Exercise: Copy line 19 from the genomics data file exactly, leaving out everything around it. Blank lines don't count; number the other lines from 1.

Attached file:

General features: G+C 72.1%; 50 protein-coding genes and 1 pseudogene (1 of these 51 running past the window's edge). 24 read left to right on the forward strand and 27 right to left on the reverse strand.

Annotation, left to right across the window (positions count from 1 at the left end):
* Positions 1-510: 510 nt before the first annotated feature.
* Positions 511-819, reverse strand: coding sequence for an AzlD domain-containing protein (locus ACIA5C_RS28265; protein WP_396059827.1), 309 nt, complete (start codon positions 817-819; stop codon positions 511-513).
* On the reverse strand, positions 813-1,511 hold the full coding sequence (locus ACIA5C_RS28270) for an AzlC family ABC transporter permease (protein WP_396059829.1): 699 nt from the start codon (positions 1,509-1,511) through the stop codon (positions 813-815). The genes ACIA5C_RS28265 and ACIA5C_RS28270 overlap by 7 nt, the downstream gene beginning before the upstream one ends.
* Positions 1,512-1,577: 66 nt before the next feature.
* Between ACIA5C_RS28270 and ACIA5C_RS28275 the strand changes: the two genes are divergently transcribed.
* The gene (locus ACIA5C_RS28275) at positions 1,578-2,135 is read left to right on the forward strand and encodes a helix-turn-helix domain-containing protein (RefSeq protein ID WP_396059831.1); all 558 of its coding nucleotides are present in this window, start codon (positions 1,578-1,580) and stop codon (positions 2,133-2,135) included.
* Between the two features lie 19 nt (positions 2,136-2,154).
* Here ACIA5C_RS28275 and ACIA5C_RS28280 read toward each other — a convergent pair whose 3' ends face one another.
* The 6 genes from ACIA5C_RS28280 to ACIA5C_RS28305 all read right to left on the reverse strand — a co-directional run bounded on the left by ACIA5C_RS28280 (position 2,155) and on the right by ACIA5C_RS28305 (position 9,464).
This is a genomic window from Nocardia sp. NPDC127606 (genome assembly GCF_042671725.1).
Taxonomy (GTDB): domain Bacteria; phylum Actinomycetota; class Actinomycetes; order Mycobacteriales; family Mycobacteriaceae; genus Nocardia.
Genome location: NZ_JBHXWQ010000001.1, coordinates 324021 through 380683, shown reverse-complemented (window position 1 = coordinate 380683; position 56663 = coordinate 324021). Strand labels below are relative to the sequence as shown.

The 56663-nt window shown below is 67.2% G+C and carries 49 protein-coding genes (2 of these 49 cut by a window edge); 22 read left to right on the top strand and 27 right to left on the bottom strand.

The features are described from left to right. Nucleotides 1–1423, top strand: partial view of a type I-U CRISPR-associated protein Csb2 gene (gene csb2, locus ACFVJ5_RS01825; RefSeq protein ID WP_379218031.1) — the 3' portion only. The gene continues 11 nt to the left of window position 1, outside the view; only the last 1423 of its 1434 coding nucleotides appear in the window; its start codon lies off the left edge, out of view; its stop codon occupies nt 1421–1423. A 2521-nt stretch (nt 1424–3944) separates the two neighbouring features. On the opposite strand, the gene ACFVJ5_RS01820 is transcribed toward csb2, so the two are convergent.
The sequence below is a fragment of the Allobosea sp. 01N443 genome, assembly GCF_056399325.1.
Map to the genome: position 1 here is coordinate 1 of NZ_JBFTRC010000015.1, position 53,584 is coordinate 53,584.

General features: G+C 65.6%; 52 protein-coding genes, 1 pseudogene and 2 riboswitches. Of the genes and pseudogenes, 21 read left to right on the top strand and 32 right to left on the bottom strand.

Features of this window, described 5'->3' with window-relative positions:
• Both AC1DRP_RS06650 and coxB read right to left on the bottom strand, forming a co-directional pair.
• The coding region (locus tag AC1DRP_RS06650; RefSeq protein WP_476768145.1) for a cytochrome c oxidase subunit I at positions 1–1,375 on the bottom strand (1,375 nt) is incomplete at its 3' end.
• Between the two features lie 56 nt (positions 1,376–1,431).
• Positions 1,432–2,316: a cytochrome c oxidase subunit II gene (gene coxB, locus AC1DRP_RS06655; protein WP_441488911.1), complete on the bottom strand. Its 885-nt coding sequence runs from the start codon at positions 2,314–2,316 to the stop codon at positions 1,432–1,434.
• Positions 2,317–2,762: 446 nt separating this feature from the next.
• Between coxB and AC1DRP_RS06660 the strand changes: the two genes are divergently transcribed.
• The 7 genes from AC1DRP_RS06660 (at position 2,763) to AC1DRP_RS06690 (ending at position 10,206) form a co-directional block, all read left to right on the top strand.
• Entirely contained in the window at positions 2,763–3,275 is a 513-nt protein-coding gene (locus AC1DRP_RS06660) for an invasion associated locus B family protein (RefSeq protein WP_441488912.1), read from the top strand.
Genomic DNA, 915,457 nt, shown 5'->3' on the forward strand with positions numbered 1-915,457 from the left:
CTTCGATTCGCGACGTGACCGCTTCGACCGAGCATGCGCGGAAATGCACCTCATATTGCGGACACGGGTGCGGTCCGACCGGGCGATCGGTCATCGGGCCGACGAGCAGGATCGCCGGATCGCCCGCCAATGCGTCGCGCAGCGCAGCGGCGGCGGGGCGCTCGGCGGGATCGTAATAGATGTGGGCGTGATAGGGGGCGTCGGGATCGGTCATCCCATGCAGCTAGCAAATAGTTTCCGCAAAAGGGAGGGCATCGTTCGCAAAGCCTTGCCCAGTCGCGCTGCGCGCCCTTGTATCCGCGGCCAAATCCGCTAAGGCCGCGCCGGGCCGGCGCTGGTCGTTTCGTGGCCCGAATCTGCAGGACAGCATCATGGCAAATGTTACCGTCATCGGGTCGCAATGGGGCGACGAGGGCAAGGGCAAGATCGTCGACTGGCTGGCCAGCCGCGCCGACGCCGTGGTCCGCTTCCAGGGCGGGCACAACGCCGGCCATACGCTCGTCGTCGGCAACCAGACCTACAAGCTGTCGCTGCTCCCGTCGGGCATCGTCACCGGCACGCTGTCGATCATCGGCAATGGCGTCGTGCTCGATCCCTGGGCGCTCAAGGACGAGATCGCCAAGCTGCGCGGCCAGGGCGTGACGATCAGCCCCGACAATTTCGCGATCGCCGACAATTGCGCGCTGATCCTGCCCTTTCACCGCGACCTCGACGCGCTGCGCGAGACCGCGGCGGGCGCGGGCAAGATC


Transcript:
General features: G+C 65.6%; 52 protein-coding genes, 1 pseudogene and 2 riboswitches. Of the genes and pseudogenes, 21 read left to right on the top strand and 32 right to left on the bottom strand.